Things To Know When Finding An Apartment In Nigeria

Finding a new apartment in Nigeria can often be a very frustrating experience. With high demand in cities like Lagos, Abuja, Port-Harcourt, you need to be clued up to get your dream home.

  1. It requires a lot of work and time

The first thing you should know before you decide to look for your own apartment is that it takes a lot of work. While moving into Lagos can be infuriating – who would want to go through dozens of “castings”? The legal affairs are fairly simple: you move in on a pre-existing contract, hand over a deposit, and normally you can trust that Nigerians already in the flat understand the ropes.

When you are looking to rent your own place, You need to understand  the rental market, knowing what documents you need, and being able to make a good impression on a property manager.

“The more time you can spend hunting down a flat, the better”.

  1. Always look for new offers

The housing market in cities like Ikeja is incredibly competitive – do not be surprised to see a queue of 30 or more people waiting outside the door at an open viewing.

“Particularly in the big cities and university towns, there is a shortage of thousands of apartments”.

“The consequence is that rents – particularly those that come with the signing of new contracts – have been rising for years”.

In this type of environment, speed matters. The property manager often starts selecting possible tenants from the moment that an offer goes online. Being one of the first to send in a request for a viewing could well make a difference, as their mailboxes are likely to fill up with requests in no time.

  1. Get your paperwork ready beforehand

First impressions really count. If you’ve been offered an invite to a viewing, the property manager clearly believes you are potential tenant material – but you are likely to be one of a dozen or so candidates they have chosen to see the property.

  1. Check up on the history of the property manager

In Nigeria you generally hardly deal with the landlord directly but with the Property manager (Agent), which looks after a portfolio of properties for the landlords.

Some of these are better than others. It is always worth doing a bit of internet research to check if there have been legal cases against the property manager you are dealing with.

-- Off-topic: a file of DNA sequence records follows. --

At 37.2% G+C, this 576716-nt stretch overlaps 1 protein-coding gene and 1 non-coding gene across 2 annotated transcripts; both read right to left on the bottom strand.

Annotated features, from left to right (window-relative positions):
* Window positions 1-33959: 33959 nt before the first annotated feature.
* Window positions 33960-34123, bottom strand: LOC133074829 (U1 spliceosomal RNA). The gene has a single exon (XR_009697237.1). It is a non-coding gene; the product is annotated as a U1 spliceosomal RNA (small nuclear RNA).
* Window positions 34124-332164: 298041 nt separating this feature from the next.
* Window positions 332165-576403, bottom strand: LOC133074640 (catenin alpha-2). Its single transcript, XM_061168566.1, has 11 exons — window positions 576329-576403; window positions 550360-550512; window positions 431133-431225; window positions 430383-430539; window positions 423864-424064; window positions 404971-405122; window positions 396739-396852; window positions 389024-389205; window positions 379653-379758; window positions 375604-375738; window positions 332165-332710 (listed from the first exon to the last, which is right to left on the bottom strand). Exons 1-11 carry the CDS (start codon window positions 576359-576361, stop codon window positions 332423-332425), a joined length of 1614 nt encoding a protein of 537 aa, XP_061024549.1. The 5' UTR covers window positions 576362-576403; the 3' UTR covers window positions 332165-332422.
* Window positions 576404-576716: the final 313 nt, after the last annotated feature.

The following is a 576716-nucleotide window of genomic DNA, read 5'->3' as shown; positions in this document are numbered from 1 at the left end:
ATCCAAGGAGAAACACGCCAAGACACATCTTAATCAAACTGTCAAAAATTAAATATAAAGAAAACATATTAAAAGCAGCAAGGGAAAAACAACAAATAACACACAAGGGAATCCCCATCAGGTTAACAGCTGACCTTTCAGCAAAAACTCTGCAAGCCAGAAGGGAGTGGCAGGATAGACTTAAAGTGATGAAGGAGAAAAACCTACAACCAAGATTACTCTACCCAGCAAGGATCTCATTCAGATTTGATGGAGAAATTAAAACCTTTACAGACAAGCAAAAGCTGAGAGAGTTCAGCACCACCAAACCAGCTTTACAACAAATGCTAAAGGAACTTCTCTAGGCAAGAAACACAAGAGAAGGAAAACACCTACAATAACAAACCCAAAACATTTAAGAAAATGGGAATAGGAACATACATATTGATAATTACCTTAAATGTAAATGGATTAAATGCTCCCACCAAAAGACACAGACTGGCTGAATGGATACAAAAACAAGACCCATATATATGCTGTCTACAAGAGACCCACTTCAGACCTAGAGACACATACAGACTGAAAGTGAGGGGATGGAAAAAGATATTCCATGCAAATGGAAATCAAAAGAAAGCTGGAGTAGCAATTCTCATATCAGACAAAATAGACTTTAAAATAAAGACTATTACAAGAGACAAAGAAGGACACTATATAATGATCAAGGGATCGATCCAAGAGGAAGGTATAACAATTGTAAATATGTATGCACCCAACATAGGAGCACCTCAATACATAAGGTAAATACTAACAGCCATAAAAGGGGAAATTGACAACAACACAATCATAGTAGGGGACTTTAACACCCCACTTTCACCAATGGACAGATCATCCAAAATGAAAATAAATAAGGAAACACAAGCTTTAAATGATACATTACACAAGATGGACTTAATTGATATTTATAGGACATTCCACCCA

“It’s hard to tell just how trustworthy a Property manager is from a conversation”. But he points out that good ones will always have a deeper understanding of the area around the property. They will know what shops are in the area, and where the nearest schools and kindergartens are.

  1. Try calling instead of sending emails or filling out forms online

When dealing with nationwide housing associations, try calling in order to get in touch with someone directly.

As realtors at these companies likely have to sift through numerous emails and online forms daily, if you happen to reach them directly on the telephone, your chances of nabbing a flat could be greater.

This is because, whereas your request for a viewing via email or online may be overlooked, speaking with someone personally over the phone might enable you to set up a viewing much sooner.

  1. Always ask these questions at a viewing

Firstly you should find out if the apartment is owned by a private individual or a property company, he says, explaining that you are more likely to have your contract cancelled by a private owner, who might decide to make personal use of the apartment.

The next question should be whether there are plans to modernize the building, which would lead to the landlord asking for a higher rent.

Thirdly you should ask for information on how muchelectricity and water costs have been in the past to get a sense for what you are likely to pay

Notes that Property managers will always try and show you the good side of a house at a viewing. He recommends viewing it at least twice, and at different times of day.

  1. Expect to incur some additional costs

When you rent an apartment in Nigeria, often that is really all you get – the apartment itself. Extras like the entire kitchen, light fixtures, bathroom accouterments and other taken-as-given items are often not included in the rent, and you should be prepared to foot the bill for these yourself.

As these extra costs can rank in the thousands, when looking to rent it’s a good idea to ask the Property manager before signing on the dotted line about what is included.

The rental contract is also a good source to see what belongs to the apartment and what may be leaving with the previous tenant.

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